February 17 - April 30, 2011
Manuel Alvarez Bravo: Mexico
OPENING RECEPTION FRIDAY, FEBRUARY 25, FROM 6:00-8:30 PM
"I was born in the city of Mexico, behind the Cathedral, in the place where the temples of the ancient Mexican gods must have been built, February fourth, 1902... Interested since always in art, I committed the common error of believing that photography would be the easiest; the memory of intents in other fields makes me understand now that I found my road on time."
-Manuel Alvarez Bravo, 1943
Manuel Alvarez Bravo (1902-2002) is generally recognized as the most significant figure in the history of Mexican photography and one of the foremost practioners of visual arts in the twentieth century. His lyrical temperament has elevated many of his images into icons that capture the unexpected combinations of everyday existence in urban and rural Mexico. This exhibition presents thirty-five of Alvarez Bravo's most striking photographs.
Alvarez Bravo was one of eight children born into a poor family in Mexico City, a town devastated by civil war, hunger and disease. He was interested in art, photography and literature, initially encouraged by his father and various neighbors, and then driven on by his own curiosity. Without access to the avant-garde movement happening across Europe and the United States, Alvarez Bravo was able to learn of the movement and its developments through magazines and books. By the 1920's, he had befriended the likes of Diego Riviera, Frida Kahlo, Henri Cartier-Bresson, Edward Weston, Tina Modotti, and Paul Strand, and most significantly, he created a visual language of his own that allowed him to be part documentarist, romantic, realist and surrealist.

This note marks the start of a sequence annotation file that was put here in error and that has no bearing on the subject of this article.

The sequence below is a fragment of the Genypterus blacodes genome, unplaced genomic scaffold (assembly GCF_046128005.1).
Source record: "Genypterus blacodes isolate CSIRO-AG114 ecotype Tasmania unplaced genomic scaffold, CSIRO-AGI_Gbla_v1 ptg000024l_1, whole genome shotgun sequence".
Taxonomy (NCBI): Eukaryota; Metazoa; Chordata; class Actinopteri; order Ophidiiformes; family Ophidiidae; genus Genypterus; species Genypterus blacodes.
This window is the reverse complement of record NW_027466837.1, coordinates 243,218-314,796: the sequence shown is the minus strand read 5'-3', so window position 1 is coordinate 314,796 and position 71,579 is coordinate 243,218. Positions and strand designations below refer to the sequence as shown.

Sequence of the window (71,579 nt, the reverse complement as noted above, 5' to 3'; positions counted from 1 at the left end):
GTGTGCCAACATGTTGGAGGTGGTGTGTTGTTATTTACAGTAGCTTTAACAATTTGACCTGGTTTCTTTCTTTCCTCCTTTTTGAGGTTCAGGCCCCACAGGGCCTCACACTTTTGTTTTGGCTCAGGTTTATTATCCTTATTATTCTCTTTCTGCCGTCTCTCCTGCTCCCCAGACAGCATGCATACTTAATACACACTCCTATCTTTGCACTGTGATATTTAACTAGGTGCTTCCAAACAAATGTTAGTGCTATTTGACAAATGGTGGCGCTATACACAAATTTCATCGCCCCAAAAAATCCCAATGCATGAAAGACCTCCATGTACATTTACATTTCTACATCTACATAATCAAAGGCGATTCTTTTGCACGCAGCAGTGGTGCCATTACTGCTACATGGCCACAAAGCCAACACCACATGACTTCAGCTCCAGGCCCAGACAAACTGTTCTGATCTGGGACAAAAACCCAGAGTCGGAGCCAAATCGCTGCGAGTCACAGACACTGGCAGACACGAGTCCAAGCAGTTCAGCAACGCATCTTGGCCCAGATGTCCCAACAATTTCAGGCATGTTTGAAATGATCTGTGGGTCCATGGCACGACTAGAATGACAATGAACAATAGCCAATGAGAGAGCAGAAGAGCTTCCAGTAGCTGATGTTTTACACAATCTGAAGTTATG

Alvarez Bravo presents imagery that is uniquely Mexican, whether photographing the maguey, a variety of aloe plant found throughout the Mexican landscape, or the comedor, a type of eatery for the working and middle classes prevalent throughout the country. Isabel Villasenor, an artist, poet, songwriter and icon of Mexico's post revolutionary period, was his sitter on numerous occasions and is featured on this exhibition�s announcement card. The striking features of Vallasenor were idealized as symbols of Mexican feminine intellect and beauty. As the Museum of Modern Art acknowledged in its 1997 monograph on Alvarez Bravo, "His vision has informed our idea of Mexico; for many of us, it is our only idea of the place. His work has been so pervasive and rich with meaning that he has set a standard of artistry that has been difficult to surpass. Through their range of subject and sensibility, his photographs have defined the Mexican ethos of his era."
Alvarez Bravo photographs have been shown in exhibitions throughout the word and virtually all major museums contain his work in their permanent collections. Numerous monographs have been published on his photographic output.